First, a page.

If you think lean is difficult to adapt to nonmanufacturing businesses, think again. This month, LMJ travels to the Netherlands to study the application and status of lean thinking in the country, and finds a wide adoption of continuous improvement in businesses from several different sectors, including healthcare, financial services and… elementary schools!


René Aernoudts is the founder and director of the Lean Management Instituut and executive committee member of the Lean Global Network with Dan Jones, John Shook and José Ferro. In this article he introduces LMJ’s special on lean in the Netherlands.

Lean in the Netherlands has rapidly been popularised in the last decade. It started off in traditional industries, but has now spread in very different areas, from banking and insurance companies to hospitals and government agencies. Not only mass manufacturers, large service providers and administration agencies, but also the engineered to order (like turbo generators) and luxury goods industries (like luxury yachts) have been introduced to lean. More and more companies have started a lean journey, not only door-to-door but also in full supply chains, with multiple organisations working on full value streams (like in construction).

Good initiatives are running in hospitals like the Erasmus Medical Centre and government agencies like the Land Registration Office (Kadaster) and Rijkswaterstaat (Infrastructure). Now lean has shown it’s applicable to primary education as well, with great benefits to be reaped by children, teachers and school managers. At the Lean Management Instituut we support lean practitioners but also CEOs and leaders in designing and running their own lean journeys, learning from peers in other organisations. Many consultancy agencies offer lean services, and more and more universities and business schools now offer their students educational programmes on lean. Considering all this, the future of lean in the Netherlands looks promising.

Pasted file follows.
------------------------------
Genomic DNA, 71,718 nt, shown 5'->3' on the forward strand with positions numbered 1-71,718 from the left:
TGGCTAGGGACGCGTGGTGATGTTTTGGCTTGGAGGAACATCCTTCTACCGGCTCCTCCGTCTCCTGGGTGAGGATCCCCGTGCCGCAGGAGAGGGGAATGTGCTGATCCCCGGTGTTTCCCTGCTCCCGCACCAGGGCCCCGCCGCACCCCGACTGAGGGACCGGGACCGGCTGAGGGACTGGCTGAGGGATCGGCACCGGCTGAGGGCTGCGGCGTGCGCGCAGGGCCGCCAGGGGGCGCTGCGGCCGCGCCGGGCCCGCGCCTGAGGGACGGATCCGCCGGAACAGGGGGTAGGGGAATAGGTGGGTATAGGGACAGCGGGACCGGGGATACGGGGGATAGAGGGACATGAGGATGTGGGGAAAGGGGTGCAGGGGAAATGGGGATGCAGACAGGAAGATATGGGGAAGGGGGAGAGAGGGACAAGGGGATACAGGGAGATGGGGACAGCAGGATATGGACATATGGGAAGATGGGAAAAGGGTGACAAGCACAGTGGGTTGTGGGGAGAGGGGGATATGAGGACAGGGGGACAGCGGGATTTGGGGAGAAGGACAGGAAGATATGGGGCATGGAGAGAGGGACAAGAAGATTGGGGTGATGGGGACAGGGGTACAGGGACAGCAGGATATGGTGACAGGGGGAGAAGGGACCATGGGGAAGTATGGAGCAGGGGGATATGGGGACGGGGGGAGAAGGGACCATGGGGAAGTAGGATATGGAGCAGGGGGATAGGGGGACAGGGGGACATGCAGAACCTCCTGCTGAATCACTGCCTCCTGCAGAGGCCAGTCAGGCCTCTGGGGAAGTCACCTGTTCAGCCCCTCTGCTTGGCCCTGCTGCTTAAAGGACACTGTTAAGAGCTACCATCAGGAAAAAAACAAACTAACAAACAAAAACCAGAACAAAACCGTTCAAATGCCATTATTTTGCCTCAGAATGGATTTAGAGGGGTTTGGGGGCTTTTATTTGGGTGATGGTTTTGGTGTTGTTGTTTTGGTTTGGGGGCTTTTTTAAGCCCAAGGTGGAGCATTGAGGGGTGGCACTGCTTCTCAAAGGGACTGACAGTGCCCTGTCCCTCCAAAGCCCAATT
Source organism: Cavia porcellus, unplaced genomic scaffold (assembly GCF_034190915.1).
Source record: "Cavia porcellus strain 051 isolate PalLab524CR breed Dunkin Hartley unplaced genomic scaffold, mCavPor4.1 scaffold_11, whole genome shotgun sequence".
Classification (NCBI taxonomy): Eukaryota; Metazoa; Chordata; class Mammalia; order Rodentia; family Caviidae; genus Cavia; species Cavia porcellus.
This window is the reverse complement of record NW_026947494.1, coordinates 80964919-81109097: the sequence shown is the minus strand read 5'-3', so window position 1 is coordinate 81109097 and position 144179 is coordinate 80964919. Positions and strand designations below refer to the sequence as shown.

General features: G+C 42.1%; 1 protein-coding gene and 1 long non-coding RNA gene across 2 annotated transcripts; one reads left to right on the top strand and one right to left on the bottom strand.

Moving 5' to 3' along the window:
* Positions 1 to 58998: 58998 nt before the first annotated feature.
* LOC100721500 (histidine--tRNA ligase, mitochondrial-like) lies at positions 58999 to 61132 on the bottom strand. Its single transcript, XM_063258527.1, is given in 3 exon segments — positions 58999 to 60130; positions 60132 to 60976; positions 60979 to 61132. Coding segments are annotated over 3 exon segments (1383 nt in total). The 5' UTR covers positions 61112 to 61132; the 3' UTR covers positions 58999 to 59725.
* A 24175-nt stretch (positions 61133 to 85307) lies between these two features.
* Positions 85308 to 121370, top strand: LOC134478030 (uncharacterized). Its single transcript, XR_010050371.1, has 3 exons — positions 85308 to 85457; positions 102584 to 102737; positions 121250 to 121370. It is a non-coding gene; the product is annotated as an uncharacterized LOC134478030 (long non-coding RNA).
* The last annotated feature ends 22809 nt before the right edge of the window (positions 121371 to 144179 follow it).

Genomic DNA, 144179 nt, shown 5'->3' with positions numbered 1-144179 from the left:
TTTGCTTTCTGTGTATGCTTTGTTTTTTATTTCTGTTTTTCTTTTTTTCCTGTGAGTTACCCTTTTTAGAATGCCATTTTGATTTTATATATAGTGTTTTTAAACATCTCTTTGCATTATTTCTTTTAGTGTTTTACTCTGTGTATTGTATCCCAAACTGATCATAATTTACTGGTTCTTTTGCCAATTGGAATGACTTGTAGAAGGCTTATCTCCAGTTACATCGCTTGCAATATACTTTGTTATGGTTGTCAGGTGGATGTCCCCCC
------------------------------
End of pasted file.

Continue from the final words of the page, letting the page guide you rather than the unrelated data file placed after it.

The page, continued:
At the recently organised yearly Lean Management Summit (this year at its 8th edition) we received lots of positive feedback, and we’ve heard many inspiring stories and case studies. With guest keynotes Dan Jones, Michael Ballé and Sammy Obara, and many practical examples of applications, the event showed that lean has been embraced by many organisations.

When we look at the level of lean there is still a long way to go though. Like many other countries have learned, many start off choosing a tool approach, which often does not translate into sustainable results. At the same time, there are positive, strong examples.

More and more share their knowledge, networks have been evolving and even ministers are aware of the power of lean and are not only supporting it, but demanding that their agencies use it to provide their customers with a better service and experience. An interesting example was a visit of 140 hospital employees and managers to one of the factories of AkzoNobel, a paint manufacturer, where they saw that you can learn a lot from another industry, even though they didn’t think this was possible when the day visit started.

Lean is here to stay, although our mission at the Instituut is not over yet. In fact it just started: there are lots of opportunities out there.



Klasse.pro promotes the adoption of continuous improvement in elementary schools, with the goal to enhance the quality of education. Dewi Lou and Marijke Broer-Bos explain why lean is not just for higher education.

Schools constantly have to deal with the quality of the education they provide, but this isn’t the only reason why promoting a culture of continuous improvement in elementary schools is so valuable. The world is changing rapidly, and today’s children will be likely to have 10 to 15 jobs in their lives: a new set of skills and principles must be developed, one that includes critical thinking, cooperation, social responsibility, problem solving and creativity. It’s life-long learning, of which education is the main enabler.

We see an opportunity to help Holland remain an important and competitive country, while making a long term investment into Dutch society. It is somehow surreal to see the great results that can be achieved with children in elementary schools: they are very enthusiastic, and they love to celebrate results and sort issues.

Under the programme, which involves about 100 schools at the moment, students are taught kaizen and PDCA, and they are encouraged to set targets for the classroom and actively work to achieve results (in reading, maths and languages, but also in the way they work together). Individual results are linked to class results, which in turn can be linked to school districts results – which offers school managers an opportunity to benchmark themselves against best practice and learn.